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The Most Commonly Abused Prescription Drugs and Why They Are so Addictive

Hands of two people talking about the commonly abused prescription drugs

According to the Centers for Disease Control and Prevention (CDC), drug overdose deaths in the United States involving opioids have more than tripled since 1999—which is why the U.S. is now experiencing an opioid epidemic. However, the country’s most commonly abused prescription drugs can be broken down into two main categories: opioids and benzodiazepines. These are also the most addictive prescription drugs, and both pose serious health risks when misused or abused.

If you or someone you love struggle with addiction to opioids or benzos, call 888.296.8976 to speak with someone from Northpoint Recovery about our prescription drug addiction treatment programs in Idaho.

About Prescription Opioids

The first thing to remember is that prescription opioid painkillers don’t actually “fix” or “cure” pain. They mask that pain by affecting signals in the brain. However, they can also produce euphoria, self-confidence, and freedom from worry and stress by that exact mechanism.

Common Prescription Opioid Painkillers

Several prescription opioid painkillers carry a high potential for abuse, such as the following:

  • Hydrocodone
  • Oxycodone
  • Fentanyl
  • Codeine

Interestingly, opioid medicines were never intended to treat chronic pain long-term. Up until just a generation ago, prescription opioids were only given to treat immediate or acute pain over the short term. Recognizing this, the Food and Drug Administration (FDA) passed new guidelines recommending that doctors only dispense prescription opioids as a last resort, even then, at the lowest dosage and for the shortest duration possible.

How Opioid Addiction Develops

Over time, regular prescription opioid painkillers affect physical and chemical changes within the brain, in essence, “training” your brain that the opioids are necessary for normal functioning. In other words, the longer, stronger, and more frequent your opioid use is, the longer, stronger, and more frequently your brain will say your opioid use needs to be. That is the definition of “tolerance”—an ever-increasing need to use greater and greater amounts of the drug to achieve the same pleasurable effect.

About Prescription Benzos

Initially introduced in the 1960s, benzodiazepines have proven effective treatments for insomnia, anxiety disorders, and alcohol withdrawal. For vulnerable individuals, however, benzos carry a higher-than-normal abuse potential.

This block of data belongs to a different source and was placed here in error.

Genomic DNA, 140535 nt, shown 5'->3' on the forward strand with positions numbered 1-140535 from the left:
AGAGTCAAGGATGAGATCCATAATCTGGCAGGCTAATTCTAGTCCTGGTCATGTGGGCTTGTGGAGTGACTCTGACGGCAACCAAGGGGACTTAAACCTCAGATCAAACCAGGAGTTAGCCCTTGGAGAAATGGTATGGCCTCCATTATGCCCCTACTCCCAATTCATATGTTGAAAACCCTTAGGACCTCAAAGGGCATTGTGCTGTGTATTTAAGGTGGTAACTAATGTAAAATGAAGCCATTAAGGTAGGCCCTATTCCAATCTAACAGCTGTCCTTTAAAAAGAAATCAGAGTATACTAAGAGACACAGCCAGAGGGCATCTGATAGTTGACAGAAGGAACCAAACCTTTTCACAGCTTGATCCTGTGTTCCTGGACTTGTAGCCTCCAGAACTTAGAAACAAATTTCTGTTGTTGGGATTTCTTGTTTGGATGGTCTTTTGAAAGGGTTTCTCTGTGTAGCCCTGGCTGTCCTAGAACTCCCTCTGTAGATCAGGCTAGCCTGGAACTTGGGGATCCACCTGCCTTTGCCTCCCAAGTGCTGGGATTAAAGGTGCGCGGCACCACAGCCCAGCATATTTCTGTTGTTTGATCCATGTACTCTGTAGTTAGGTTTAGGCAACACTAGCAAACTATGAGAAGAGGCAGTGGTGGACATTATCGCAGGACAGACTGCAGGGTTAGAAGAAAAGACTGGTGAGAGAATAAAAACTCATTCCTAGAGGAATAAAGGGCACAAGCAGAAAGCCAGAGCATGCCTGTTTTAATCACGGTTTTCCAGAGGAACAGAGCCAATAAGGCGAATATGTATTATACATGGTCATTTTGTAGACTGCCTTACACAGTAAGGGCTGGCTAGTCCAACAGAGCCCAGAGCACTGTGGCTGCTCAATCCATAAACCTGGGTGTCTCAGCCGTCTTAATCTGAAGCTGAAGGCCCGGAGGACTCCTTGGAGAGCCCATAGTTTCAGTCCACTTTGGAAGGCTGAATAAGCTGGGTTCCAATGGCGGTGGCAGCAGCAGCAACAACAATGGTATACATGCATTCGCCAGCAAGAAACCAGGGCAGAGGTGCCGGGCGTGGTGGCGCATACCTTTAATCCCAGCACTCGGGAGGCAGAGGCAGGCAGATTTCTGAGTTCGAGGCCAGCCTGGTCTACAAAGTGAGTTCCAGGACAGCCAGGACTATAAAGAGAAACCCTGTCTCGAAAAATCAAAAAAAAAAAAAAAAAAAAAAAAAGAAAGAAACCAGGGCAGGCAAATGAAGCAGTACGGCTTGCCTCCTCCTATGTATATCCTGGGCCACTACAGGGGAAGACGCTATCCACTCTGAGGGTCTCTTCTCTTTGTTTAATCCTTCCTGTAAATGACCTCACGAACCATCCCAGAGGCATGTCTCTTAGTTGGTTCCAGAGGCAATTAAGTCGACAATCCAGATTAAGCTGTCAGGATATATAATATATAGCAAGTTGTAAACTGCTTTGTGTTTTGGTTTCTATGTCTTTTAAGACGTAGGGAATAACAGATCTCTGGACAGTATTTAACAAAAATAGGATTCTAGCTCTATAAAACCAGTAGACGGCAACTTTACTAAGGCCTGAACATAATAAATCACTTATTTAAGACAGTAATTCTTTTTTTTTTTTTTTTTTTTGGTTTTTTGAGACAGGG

Commonly Abused Benzodiazepines

Because of the large number of disorders that they treat, benzodiazepines are popular among physicians, and that popularity is growing. More people are being exposed to higher dosages of medications that are considered to be highly addictive. This accounts for why benzodiazepines are among the most common prescription drugs abused recreationally. Commonly abused benzos include the following:

  • Xanax
  • Valium
  • Klonopin

When a benzodiazepine medication has been taken over the long term or chronically abused, the withdrawal symptoms can be severe—including seizures that can be life-threatening. For this reason, benzodiazepines and alcohol are the only two abused substances that must permanently be discontinued under trained medical staff’s supervision.

How Benzo Addiction Develops

Other drugs of abuse are addictive because they precipitate dopamine surges in the reward areas of the brain, thereby “training” the person to continue using a particular substance. This is not precisely the case with benzodiazepines. These drugs achieve the same effect by “calming” inhibitory neurons that prevent excess dopamine production.

Why Prescription Drug Addiction Treatment Is Necessary

In addition to being the most addictive prescription drugs, both opiates and benzodiazepines present a significant danger of fatal overdose, especially when combined with alcohol or each other. If you or someone you know potentially has a problem with prescription drugs—whether benzodiazepines, opiates, or some other medication—then it is imperative that you get the proper help and support immediately.

Northpoint Recovery can offer that assistance by providing evidence-based, multi-layered addiction recovery treatment that attacks the disease on physical, mental, emotional, nutritional, and spiritual levels. Northpoint Recovery’s experienced clinic staff can give you the tools to craft your future—one where serenity, sanity, and sobriety have been restored.

Find Prescription Drug Addiction Treatment in Idaho at Northpoint Recovery

Learn more about the most commonly abused prescription drugs—opioids and benzodiazepines—and why professional help is necessary to overcome addiction. Contact Northpoint Recovery at 888.296.8976 to get on the path to recovery today.